2014

Manoj Patankar Comments on Improved 2012 Air Safety, Safest in Nearly 70 Years A new report reveals that 2012 was the safest year in air travel since 1945. Inspired by these improvements, aviation safety academic Manoj Patankar anticipates greater international efforts for safer air travel.

ST. LOUIS, Jan. 23, 2013 /PRNewswire-iReach/ -- Although many people in the world have a fear of flying, a new report highlighted in a CNN article suggests that air travel may be becoming safer. The article cites new data recently released by the Netherlands-based Aviation Safety Network (ASN), that assesses aircraft accidents and subsequent fatalities; not only did this research observe an improvement in the 10-year average of fatalities, but also suggests 2012 was the safest year in air travel since 1945. Even more encouraging, at the beginning of 2012, "the International Air Transport Association (IATA) called 2011 the safest year in aviation since 1945. The IATA counted 22 accidents and 486 fatalities in 2011, or one less accident but 11 more fatalities than the ASN's figures for 2012. As an author and educator in the field of aviation and aviation safety, Manoj Patankar remains highly encouraged by these rising levels of safety.

While the technological and engineering knowledge of aircrafts has immensely expanded in recent decades, Manoj Patankar also explains that international efforts to unify procedures has greatly affected these improving rates of air travel safety. However, according to the article some geographic regions have improved more than others. It states, "Africa is considered the least safe continent for air travel, accounting for 22 percent of all fatal airline accidents in 2012." Still, Africa only accounts for three percent of the world's flight departures.

Manoj Patankar explains further, "Airline safety has been improving in North America, Europe, and Asia as a result of a number of coordinated efforts on the part of international organizations and national regulatory authorities, as well as voluntary safety programs adopted by air carriers and repair stations. The emphasis in safety improvements has shifted from technical improvements to systemic improvements in organizational safety culture."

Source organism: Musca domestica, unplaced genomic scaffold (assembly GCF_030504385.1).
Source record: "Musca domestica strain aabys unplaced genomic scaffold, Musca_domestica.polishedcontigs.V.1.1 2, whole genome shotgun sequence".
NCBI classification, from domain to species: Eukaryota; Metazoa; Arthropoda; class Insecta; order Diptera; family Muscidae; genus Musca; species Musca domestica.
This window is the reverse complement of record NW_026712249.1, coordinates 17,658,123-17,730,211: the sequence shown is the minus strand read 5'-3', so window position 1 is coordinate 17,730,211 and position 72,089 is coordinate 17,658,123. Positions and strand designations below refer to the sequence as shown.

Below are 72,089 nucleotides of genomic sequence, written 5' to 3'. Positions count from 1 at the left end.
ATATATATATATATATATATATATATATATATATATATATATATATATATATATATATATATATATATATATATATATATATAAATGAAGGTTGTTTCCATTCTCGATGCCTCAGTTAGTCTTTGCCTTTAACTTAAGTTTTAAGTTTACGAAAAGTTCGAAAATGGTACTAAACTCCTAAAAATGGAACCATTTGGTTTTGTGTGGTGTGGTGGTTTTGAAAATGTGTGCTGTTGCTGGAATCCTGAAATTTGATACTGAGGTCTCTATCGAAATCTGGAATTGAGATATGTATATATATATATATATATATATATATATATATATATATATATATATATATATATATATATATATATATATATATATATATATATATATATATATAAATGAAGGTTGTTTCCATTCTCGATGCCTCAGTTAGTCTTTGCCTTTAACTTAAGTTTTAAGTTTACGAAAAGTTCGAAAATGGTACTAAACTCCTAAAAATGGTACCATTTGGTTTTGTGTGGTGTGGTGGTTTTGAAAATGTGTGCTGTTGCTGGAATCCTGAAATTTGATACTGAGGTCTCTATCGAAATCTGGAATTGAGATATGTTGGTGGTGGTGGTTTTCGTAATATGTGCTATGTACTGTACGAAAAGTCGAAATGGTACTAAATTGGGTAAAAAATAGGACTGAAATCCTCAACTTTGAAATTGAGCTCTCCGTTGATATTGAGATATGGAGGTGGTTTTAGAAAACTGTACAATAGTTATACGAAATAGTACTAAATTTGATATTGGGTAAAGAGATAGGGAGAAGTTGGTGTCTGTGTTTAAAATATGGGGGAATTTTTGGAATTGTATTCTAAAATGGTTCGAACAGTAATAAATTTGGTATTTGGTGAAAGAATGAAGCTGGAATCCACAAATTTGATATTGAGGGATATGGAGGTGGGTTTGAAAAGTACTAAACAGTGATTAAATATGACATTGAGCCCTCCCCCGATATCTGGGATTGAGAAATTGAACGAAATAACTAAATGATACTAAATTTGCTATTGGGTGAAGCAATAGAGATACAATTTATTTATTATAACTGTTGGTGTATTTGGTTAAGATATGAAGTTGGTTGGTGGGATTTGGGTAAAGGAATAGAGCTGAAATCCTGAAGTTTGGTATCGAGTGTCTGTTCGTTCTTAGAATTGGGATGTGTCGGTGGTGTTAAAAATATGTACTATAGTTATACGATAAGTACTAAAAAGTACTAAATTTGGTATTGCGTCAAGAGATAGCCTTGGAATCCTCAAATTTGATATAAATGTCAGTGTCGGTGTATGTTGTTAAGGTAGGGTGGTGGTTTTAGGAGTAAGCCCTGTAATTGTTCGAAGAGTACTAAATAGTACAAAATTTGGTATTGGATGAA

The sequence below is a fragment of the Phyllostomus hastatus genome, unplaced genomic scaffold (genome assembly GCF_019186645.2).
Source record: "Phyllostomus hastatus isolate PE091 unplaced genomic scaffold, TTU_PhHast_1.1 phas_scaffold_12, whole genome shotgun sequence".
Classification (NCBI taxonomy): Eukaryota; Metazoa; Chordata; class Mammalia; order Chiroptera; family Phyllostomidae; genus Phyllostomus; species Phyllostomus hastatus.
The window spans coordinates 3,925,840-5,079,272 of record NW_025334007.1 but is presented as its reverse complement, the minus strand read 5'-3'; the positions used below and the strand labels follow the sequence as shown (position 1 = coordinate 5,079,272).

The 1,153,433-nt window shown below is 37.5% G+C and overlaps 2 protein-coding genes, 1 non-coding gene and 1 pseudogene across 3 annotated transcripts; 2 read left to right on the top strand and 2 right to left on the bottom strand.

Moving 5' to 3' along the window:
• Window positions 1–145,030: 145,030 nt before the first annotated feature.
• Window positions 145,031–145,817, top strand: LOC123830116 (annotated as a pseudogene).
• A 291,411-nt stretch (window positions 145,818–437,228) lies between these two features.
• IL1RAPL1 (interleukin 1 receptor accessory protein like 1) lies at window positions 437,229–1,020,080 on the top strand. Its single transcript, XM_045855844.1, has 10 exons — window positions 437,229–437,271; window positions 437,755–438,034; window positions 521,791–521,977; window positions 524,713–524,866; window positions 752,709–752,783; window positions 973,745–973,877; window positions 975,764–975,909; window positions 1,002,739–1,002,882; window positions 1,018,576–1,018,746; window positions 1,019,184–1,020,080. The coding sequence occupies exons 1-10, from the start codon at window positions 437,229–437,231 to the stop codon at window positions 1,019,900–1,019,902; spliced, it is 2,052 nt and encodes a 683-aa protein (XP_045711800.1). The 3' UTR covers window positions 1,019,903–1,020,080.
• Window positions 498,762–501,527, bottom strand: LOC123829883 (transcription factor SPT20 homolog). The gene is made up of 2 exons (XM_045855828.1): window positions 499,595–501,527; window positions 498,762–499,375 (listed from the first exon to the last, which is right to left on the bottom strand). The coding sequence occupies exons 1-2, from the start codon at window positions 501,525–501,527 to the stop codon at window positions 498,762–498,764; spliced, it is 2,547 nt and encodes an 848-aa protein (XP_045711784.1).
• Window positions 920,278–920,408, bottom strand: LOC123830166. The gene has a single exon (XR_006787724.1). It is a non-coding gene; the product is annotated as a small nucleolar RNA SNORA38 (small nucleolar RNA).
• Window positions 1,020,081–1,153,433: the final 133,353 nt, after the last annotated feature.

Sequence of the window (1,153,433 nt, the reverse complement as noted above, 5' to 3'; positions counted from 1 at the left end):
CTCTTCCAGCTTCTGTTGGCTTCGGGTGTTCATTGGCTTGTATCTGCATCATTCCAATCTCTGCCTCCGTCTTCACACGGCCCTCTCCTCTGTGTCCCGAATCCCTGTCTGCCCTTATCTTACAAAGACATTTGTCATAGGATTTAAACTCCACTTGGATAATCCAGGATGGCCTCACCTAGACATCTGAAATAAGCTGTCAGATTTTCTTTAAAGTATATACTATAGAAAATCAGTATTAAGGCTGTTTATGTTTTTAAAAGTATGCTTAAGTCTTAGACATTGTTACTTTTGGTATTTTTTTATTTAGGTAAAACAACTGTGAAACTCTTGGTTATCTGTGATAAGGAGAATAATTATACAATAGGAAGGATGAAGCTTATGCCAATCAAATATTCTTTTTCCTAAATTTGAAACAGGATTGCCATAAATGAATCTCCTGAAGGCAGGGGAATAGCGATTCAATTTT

The article also explains that the recent data collected on aviation safety assesses the common causes of those incidents that did occur. The article reveals, "If the 2012 statistics are anything to go by, a plane is most likely to crash during the aircraft's landing approach. ASN notes that of the year's 23 accidents, only one took place during takeoff, five during initial climb, three en route, 10 during the landing approach and four upon landing." Using these assessments as a starting point, Manoj Patankar notes that greater research can be focused on improving these flight procedures. In an effort to better analyze these matters, Patankar has implemented programs at the Center for Aviation Safety Research at Saint Louis University. Since its foundation, the Center for Aviation Safety Research continues to work with industry partners around the world to assess safety cultures and guide its improvement.

ABOUT:

Manoj Patankar is a leading educator and academic administrator who has greatly contributed to the field of aviation, workplace safety, engineering and sustainability. In addition to serving as a university professor in varied fields, Manoj Patankar has fulfilled immense administrative and leadership duties as the Vice President for Academic Affairs and the Chief Academic Office at Saint Louis University. Manoj Patankar is also the author of several widely-read texts on aviation safety and has won several awards for his academic research and publications.

Media Contact: Robert Fleming, Mark-PR.com, (678) 685-8304, mark@mark-pr.com

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SOURCE Manoj Patankar



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